“Over the past few months I have been enthralled and captivated by the story of a man from Croydon in south London who died more than 100 years ago and who wrote one of the biggest musical hits of the 20th century,” writes Lenny Henry, an English comedian, actor, and television presenter, in Wednesday’s (11/14) Guardian (U.K.). “His name was Samuel Coleridge-Taylor…. Young Samuel was brought up by his mother and her extended family in Croydon…. The family clubbed together to pay Samuel’s fees at the Royal College of Music, which he entered at 15 as a violin scholar. But the violin was set to one side and composition took center stage and he was taken under the wing of the composer and conductor Charles Villiers Stanford, who also mentored a generation of big-name composers.… The thing I like about Coleridge-Taylor is that he fought adversity to reach the top. He suffered racial abuse at school … but remained dignified. His compositions are dynamic, bold, incredibly melodic and immediately accessible…. Perhaps it’s time for everyone to take a fresh look at classical music and put aside the stereotypes…. This is our music—it’s music for everyone.”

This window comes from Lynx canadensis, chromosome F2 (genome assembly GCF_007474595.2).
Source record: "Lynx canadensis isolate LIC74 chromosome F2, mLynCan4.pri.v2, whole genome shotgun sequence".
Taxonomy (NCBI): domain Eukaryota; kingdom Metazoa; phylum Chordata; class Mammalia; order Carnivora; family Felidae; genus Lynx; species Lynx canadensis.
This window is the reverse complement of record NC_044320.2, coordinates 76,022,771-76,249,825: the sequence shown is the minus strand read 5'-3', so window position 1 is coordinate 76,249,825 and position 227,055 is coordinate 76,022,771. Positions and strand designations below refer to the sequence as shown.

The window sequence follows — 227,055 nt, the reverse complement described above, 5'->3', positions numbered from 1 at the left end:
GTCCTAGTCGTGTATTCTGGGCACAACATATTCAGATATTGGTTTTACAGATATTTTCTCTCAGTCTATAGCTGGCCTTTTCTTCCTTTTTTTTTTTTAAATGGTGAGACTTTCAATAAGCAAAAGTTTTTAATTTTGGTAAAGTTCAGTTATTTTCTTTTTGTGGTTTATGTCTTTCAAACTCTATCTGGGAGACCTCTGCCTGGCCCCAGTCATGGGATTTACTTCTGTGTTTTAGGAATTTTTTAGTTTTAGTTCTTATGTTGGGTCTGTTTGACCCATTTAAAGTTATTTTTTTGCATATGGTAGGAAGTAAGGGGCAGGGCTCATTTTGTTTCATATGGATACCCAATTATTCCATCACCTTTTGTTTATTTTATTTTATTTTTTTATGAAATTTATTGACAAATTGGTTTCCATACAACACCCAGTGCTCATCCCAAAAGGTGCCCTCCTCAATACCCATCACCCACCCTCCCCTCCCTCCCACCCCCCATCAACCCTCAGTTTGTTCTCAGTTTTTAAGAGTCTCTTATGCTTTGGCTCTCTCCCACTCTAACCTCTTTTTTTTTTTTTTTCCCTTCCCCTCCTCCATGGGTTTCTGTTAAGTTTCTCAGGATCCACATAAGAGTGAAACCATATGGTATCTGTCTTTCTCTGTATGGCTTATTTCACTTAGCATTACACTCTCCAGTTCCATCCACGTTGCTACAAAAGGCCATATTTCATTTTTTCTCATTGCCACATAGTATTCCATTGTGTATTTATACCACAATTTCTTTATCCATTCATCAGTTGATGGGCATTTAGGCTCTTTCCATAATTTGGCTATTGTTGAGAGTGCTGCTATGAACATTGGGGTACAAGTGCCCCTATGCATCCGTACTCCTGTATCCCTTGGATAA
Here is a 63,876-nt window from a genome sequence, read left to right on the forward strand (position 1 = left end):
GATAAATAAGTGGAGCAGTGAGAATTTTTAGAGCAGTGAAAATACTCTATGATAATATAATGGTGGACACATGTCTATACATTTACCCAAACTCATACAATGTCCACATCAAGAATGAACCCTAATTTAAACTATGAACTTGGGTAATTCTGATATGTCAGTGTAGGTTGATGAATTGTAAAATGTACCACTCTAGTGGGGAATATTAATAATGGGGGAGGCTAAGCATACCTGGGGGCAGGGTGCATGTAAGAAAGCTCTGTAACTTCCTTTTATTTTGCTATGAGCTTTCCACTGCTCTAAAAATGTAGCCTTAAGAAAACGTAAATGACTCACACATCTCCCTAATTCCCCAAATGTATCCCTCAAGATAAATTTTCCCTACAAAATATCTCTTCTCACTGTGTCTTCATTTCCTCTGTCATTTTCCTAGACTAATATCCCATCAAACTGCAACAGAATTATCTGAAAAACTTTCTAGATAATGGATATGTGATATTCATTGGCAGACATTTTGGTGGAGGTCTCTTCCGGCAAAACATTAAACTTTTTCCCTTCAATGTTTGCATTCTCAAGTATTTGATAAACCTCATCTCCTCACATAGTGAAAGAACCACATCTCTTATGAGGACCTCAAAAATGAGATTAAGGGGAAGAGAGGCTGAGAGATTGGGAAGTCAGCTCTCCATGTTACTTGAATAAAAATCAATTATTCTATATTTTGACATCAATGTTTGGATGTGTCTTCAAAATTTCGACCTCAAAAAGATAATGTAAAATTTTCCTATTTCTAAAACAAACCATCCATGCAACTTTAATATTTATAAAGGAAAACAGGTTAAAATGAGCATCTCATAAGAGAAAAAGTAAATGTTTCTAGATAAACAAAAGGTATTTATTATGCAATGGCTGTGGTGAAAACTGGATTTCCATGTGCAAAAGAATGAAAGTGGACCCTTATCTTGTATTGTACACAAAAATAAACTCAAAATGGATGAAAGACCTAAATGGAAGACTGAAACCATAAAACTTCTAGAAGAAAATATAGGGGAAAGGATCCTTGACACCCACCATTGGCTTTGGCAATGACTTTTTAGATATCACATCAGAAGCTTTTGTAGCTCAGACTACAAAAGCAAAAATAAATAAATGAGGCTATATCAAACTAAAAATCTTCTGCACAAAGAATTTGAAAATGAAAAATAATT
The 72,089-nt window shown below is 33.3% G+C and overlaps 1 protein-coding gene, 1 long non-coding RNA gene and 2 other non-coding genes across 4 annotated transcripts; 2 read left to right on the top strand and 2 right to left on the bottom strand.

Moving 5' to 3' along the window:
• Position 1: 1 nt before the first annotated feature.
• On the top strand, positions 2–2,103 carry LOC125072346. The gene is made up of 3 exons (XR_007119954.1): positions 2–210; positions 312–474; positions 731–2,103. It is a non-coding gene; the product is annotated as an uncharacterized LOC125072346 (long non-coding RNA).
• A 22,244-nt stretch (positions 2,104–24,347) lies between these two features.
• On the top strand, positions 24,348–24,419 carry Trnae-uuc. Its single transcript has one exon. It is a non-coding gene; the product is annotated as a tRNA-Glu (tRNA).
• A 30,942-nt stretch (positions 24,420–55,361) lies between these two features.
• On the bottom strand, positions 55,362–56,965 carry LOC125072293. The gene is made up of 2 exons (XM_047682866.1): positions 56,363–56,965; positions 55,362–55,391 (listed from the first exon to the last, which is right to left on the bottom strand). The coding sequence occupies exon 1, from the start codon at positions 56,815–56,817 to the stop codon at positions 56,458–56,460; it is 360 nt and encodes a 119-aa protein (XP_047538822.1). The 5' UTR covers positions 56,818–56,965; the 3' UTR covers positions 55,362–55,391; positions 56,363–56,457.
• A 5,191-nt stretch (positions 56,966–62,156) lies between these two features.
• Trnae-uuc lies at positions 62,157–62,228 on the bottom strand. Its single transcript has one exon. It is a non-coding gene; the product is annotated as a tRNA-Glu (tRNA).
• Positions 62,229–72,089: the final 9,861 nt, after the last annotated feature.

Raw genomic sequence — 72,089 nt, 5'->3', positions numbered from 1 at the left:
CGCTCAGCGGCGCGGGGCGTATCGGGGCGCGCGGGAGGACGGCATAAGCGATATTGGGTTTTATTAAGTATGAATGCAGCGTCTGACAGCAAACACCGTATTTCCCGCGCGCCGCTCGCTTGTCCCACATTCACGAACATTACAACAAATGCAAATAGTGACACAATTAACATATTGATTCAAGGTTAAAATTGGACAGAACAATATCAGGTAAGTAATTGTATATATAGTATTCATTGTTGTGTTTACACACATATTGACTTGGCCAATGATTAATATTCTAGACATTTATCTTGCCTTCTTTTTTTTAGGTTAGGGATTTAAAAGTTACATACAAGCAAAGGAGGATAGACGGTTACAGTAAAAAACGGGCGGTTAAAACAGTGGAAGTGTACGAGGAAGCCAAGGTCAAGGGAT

Posted November 19, 2018